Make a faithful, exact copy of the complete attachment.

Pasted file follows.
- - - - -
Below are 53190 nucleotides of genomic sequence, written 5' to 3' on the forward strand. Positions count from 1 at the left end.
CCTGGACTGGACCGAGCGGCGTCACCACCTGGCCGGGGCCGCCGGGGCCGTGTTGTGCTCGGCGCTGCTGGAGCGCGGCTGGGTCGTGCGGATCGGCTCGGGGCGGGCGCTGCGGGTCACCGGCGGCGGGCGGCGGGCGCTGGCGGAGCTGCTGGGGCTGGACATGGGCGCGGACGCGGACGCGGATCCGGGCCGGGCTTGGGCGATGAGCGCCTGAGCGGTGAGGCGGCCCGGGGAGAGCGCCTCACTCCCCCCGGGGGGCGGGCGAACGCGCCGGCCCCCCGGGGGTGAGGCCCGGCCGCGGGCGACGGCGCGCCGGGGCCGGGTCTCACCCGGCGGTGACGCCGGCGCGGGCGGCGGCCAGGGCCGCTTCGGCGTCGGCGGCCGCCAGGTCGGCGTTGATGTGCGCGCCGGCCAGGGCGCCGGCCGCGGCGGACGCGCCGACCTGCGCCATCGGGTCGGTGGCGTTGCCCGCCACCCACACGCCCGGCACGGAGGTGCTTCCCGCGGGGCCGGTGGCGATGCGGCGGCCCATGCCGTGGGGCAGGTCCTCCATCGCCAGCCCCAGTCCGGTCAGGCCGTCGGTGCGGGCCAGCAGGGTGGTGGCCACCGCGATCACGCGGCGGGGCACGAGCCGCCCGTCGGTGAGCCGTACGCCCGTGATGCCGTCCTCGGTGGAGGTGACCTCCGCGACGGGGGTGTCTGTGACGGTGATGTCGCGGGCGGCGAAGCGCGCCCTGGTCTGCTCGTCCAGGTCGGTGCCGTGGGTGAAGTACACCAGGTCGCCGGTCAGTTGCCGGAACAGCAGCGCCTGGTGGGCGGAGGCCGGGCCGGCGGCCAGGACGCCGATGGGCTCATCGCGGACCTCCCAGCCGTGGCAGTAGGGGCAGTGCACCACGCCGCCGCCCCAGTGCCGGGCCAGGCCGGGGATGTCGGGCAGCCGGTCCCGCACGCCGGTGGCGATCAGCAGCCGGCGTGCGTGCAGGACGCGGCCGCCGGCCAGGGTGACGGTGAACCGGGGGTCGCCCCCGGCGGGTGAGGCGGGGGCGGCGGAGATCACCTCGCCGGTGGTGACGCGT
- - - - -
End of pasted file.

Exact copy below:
Below are 53190 nucleotides of genomic sequence, written 5' to 3' on the forward strand. Positions count from 1 at the left end.
CCTGGACTGGACCGAGCGGCGTCACCACCTGGCCGGGGCCGCCGGGGCCGTGTTGTGCTCGGCGCTGCTGGAGCGCGGCTGGGTCGTGCGGATCGGCTCGGGGCGGGCGCTGCGGGTCACCGGCGGCGGGCGGCGGGCGCTGGCGGAGCTGCTGGGGCTGGACATGGGCGCGGACGCGGACGCGGATCCGGGCCGGGCTTGGGCGATGAGCGCCTGAGCGGTGAGGCGGCCCGGGGAGAGCGCCTCACTCCCCCCGGGGGGCGGGCGAACGCGCCGGCCCCCCGGGGGTGAGGCCCGGCCGCGGGCGACGGCGCGCCGGGGCCGGGTCTCACCCGGCGGTGACGCCGGCGCGGGCGGCGGCCAGGGCCGCTTCGGCGTCGGCGGCCGCCAGGTCGGCGTTGATGTGCGCGCCGGCCAGGGCGCCGGCCGCGGCGGACGCGCCGACCTGCGCCATCGGGTCGGTGGCGTTGCCCGCCACCCACACGCCCGGCACGGAGGTGCTTCCCGCGGGGCCGGTGGCGATGCGGCGGCCCATGCCGTGGGGCAGGTCCTCCATCGCCAGCCCCAGTCCGGTCAGGCCGTCGGTGCGGGCCAGCAGGGTGGTGGCCACCGCGATCACGCGGCGGGGCACGAGCCGCCCGTCGGTGAGCCGTACGCCCGTGATGCCGTCCTCGGTGGAGGTGACCTCCGCGACGGGGGTGTCTGTGACGGTGATGTCGCGGGCGGCGAAGCGCGCCCTGGTCTGCTCGTCCAGGTCGGTGCCGTGGGTGAAGTACACCAGGTCGCCGGTCAGTTGCCGGAACAGCAGCGCCTGGTGGGCGGAGGCCGGGCCGGCGGCCAGGACGCCGATGGGCTCATCGCGGACCTCCCAGCCGTGGCAGTAGGGGCAGTGCACCACGCCGCCGCCCCAGTGCCGGGCCAGGCCGGGGATGTCGGGCAGCCGGTCCCGCACGCCGGTGGCGATCAGCAGCCGGCGTGCGTGCAGGACGCGGCCGCCGGCCAGGGTGACGGTGAACCGGGGGTCGCCCCCGGCGGGTGAGGCGGGGGCGGCGGAGATCACCTCGCCGGTGGTGACGCGT